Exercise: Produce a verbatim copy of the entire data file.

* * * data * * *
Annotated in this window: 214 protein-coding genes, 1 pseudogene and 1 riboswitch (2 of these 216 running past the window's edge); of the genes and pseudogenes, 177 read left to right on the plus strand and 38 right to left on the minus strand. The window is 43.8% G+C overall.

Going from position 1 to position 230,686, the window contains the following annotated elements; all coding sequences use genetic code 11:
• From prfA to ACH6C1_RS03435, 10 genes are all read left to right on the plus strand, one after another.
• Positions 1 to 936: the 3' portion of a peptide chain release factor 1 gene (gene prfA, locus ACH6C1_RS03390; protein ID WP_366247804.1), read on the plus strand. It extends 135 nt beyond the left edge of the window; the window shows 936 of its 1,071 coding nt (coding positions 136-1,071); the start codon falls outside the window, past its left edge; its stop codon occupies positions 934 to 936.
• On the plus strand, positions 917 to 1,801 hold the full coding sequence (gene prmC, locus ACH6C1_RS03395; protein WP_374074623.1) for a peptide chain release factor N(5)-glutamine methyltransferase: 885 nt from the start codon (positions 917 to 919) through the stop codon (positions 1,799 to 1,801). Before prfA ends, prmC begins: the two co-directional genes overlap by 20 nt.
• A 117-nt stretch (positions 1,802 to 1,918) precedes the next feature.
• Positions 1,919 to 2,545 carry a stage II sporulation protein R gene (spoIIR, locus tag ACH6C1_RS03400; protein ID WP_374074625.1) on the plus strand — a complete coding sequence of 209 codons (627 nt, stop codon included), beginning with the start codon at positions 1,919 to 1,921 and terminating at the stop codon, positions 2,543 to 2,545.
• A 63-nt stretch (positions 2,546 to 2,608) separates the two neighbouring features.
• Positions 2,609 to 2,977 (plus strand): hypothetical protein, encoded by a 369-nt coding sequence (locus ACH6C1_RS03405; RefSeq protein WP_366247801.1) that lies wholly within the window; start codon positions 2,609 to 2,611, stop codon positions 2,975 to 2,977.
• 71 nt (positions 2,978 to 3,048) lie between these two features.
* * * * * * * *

Annotated in this window: 214 protein-coding genes, 1 pseudogene and 1 riboswitch (2 of these 216 running past the window's edge); of the genes and pseudogenes, 177 read left to right on the plus strand and 38 right to left on the minus strand. The window is 43.8% G+C overall.

Going from position 1 to position 230,686, the window contains the following annotated elements; all coding sequences use genetic code 11:
• From prfA to ACH6C1_RS03435, 10 genes are all read left to right on the plus strand, one after another.
• Positions 1 to 936: the 3' portion of a peptide chain release factor 1 gene (gene prfA, locus ACH6C1_RS03390; protein ID WP_366247804.1), read on the plus strand. It extends 135 nt beyond the left edge of the window; the window shows 936 of its 1,071 coding nt (coding positions 136-1,071); the start codon falls outside the window, past its left edge; its stop codon occupies positions 934 to 936.
• On the plus strand, positions 917 to 1,801 hold the full coding sequence (gene prmC, locus ACH6C1_RS03395; protein WP_374074623.1) for a peptide chain release factor N(5)-glutamine methyltransferase: 885 nt from the start codon (positions 917 to 919) through the stop codon (positions 1,799 to 1,801). Before prfA ends, prmC begins: the two co-directional genes overlap by 20 nt.
• A 117-nt stretch (positions 1,802 to 1,918) precedes the next feature.
• Positions 1,919 to 2,545 carry a stage II sporulation protein R gene (spoIIR, locus tag ACH6C1_RS03400; protein ID WP_374074625.1) on the plus strand — a complete coding sequence of 209 codons (627 nt, stop codon included), beginning with the start codon at positions 1,919 to 1,921 and terminating at the stop codon, positions 2,543 to 2,545.
• A 63-nt stretch (positions 2,546 to 2,608) separates the two neighbouring features.
• Positions 2,609 to 2,977 (plus strand): hypothetical protein, encoded by a 369-nt coding sequence (locus ACH6C1_RS03405; RefSeq protein WP_366247801.1) that lies wholly within the window; start codon positions 2,609 to 2,611, stop codon positions 2,975 to 2,977.
• 71 nt (positions 2,978 to 3,048) lie between these two features.